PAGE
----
I have not read Unbroken by Laura Hillenbrand. Despite various conversations and recommendations, almost the entire sum of what I know about the movie comes from the following 2:40 trailer. Now I consider myself an expert. Because the trailer appears to tell me everything, and explains everything, to the point where I’m not sure I need to see the two-hour film anymore. Which is a bummer, because I was looking forward to it. This is a common enough complaint, by the way: trailers that tell far too much. The idea is to get me, the potential consumer, interested in seeing the movie — to entice a purchase — not to summarize the whole thing. This trailer strikes me as particularly egregious. Let’s take a look:
0:07: Our hero is in the air force during WW II, flying over the ocean, which he observes is very large. “Lotta ocean,” he says. He’s not a pilot and he’s not a gunner. He’s a . . . something else.
0:20: After a tense and dramatic aerial dogfight, in which our hero acts bravely — “Inbound! Three o’clock!” — the plane is shot down and crashes into the aforementioned large ocean. All these shots look exciting and well-filmed.
0:32: Brief pause. The story REWINDS and we hear our hero reflect upon his childhood, specifically the positive influence of his older brother. Nonetheless, our hero gets into fights and various sorts of mischief and draws the attention of local law enforcement. He’s on the road to nowhere. The kindly older brother solemnly advises our hero, “If you keep going the way you are going, you’ll end up in the street.”
0:35: Cut to our hero in a track meet, where he overcomes bullies (who cheat!) to come from behind to win a race. The brother’s sage advice plays over the footage: “You train, you fight harder than those other guys, and you win.”
0:43: We see him racing what “might be the fastest final lap in Olympic history”; his family is at home, listening to the race over the radio, ecstatic and proud, because this is also a movie about family values.
0:46: VOICE-OVER MESSAGE: “If you take it, you can make it.”
0:48: Type on screen informs me that this is based on an “extraordinary” true story.
FLASH FORWARD: Back to the plane crash.
1:00: Awesomely cool underwater sequence of plane crash (somebody learned from “Cast Away” starring Tom Hanks). Our hero once again demonstrates bravery and determination.
1:05: Three soldiers on a life raft. It does not look good. There’s at least one shark in the water. The weather absolutely sucks and they eventually get philosophical about life. One suggests out loud that they are going to die. Our hero is like, nuh-huh, “We’re not dying.” He does not accept defeat.
1:13: Our hero, despite horrific experiences clinging to life on the (large) ocean, still keeps a good sense of humor. “I have some good news, and some bad news.”
1:20: They are taken prisoners of war as “enemies of Japan.” Just the worst luck ever. Our hero is beaten and tortured. There is a sweet-faced guard who is particularly cruel to our hero. There might be a love-hate element here, just the way he focuses on our hero, but it’s hard to tell in only a few seconds.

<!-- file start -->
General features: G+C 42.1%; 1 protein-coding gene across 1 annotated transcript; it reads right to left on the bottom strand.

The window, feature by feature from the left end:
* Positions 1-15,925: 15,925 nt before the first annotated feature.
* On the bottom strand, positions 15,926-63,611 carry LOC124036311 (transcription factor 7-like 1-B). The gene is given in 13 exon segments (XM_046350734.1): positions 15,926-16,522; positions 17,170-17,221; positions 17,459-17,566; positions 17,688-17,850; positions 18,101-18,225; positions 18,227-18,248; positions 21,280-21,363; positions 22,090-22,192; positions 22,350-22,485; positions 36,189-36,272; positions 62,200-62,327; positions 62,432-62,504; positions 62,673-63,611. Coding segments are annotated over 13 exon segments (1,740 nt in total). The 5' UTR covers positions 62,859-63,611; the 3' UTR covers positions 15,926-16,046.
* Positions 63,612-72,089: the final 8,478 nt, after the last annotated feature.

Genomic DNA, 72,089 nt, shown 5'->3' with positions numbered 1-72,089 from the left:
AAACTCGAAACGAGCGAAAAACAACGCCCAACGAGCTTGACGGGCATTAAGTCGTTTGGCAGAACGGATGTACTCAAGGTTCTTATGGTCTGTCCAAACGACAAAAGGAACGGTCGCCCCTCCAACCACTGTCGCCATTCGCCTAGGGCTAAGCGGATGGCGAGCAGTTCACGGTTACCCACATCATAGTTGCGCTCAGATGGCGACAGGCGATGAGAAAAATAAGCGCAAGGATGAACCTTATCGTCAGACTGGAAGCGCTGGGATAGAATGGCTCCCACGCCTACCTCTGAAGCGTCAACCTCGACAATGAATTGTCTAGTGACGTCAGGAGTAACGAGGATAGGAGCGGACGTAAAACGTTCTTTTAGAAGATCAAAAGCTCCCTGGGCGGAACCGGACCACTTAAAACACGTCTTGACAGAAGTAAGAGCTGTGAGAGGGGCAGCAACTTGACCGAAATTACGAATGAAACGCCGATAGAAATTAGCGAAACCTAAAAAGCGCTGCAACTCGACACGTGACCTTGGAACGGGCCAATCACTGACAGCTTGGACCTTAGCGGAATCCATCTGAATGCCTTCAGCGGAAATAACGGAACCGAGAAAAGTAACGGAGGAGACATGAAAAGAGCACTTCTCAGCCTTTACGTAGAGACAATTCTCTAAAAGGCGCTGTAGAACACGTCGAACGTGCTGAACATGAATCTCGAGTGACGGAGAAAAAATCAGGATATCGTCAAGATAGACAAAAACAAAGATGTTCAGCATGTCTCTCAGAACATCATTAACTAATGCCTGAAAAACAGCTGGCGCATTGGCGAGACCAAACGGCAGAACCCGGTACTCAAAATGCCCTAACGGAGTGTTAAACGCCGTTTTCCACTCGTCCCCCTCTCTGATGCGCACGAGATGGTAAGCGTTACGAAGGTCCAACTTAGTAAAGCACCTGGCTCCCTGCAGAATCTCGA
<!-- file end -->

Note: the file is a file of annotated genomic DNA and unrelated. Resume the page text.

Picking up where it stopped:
1:32: Whoa, holy crap. He takes a terrific blow to the face right there — singled out because he is an Olympic athlete, and presumably an embodiment of all that is noble about American toughness and spirit. Our hero, we know by now, is not going to stay down.
1:50: After a series of increasingly grim shots of POW camp — with emotional music swelling in the background — our hero says out loud: “If I can take it, I can make it.” Ah-ha, that must be the theme of the movie! A great spirit surviving against all odds. I think I’ve got it. Plus, um, all the family love that makes it possible.
1:58: An insanely long line of prisoners awaits their turn to punch our hero in the face, as he urges them to punch him, presumably out of some sort of self-sacrificing nobility: “Come on, come on!” This, again, seems exceptionally brutal and painful to watch.
TYPE ON SCREEN: “THIS CHRISTMAS.”
2:00: Oh, great. Torture for Christmas! Let’s bring the kids, honey.
2:04: Wait, what? Does Minnie Driver play his mother? No, I don’t think so, but it looked like her for a second. Too bad, I like Minnie Driver. Carry on!
2:07: We finally learn our hero’s name, Louie, and that he loves his parents. A lot. Assorted shots of his family back home, feeling his absence. Oh look, there might even be a romantic interest in this movie, he’s just smooched somebody.
TYPE ON SCREEN: “NEVER GIVE IN.”
2:15: Okay, got it. He does not give up, and neither should we.
2:20: Cruel guard has Louie hold a huge piece of lumber that looks like a beam, clearly an allusion to the crucifixion of Christ. The guard says, “If he drops it, shot him.”
2:25: Another montage of shots of Louie’s life, demonstrations of his strength, love, and character. At this point, we’re all 100% positive that he won’t drop it. Not going to happen. Music gets louder now, a chorus kicks in, the other prisoners root for our hero, whose strength and determination clearly inspires them.
2:32: More shots of triumph and familial love. Amazingly, he presses the huge piece of lumber over his head with arms fully extended. Rocky Balboa!
2:37: Final shot is of light bursting through the clouds, which can be viewed as either religious or secular, depending.
TYPE ON SCREEN: “UNBROKEN”
MORE TYPE ON SCREEN: “ALL MY LIFE I HAD ALWAYS FINISHED THE RACE.” — LOUIS ZAMPERINI
Quibble: This quote seems fairly pedestrian for a big final quote. It’s not very poetic, profound, or memorable. But maybe it’s there because Louie was really just a simple kind of guy with basic American values. Not a poet, but everyman.
TYPE ON SCREEN: COMING SOON.
FINAL CREDITS, the end.
Too bad, I barely finished chewing one Milk Dud. Louis Zamperini seems like an amazing, resilient person who lived an extraordinary life. Wow. I’m so glad I saw that trailer!
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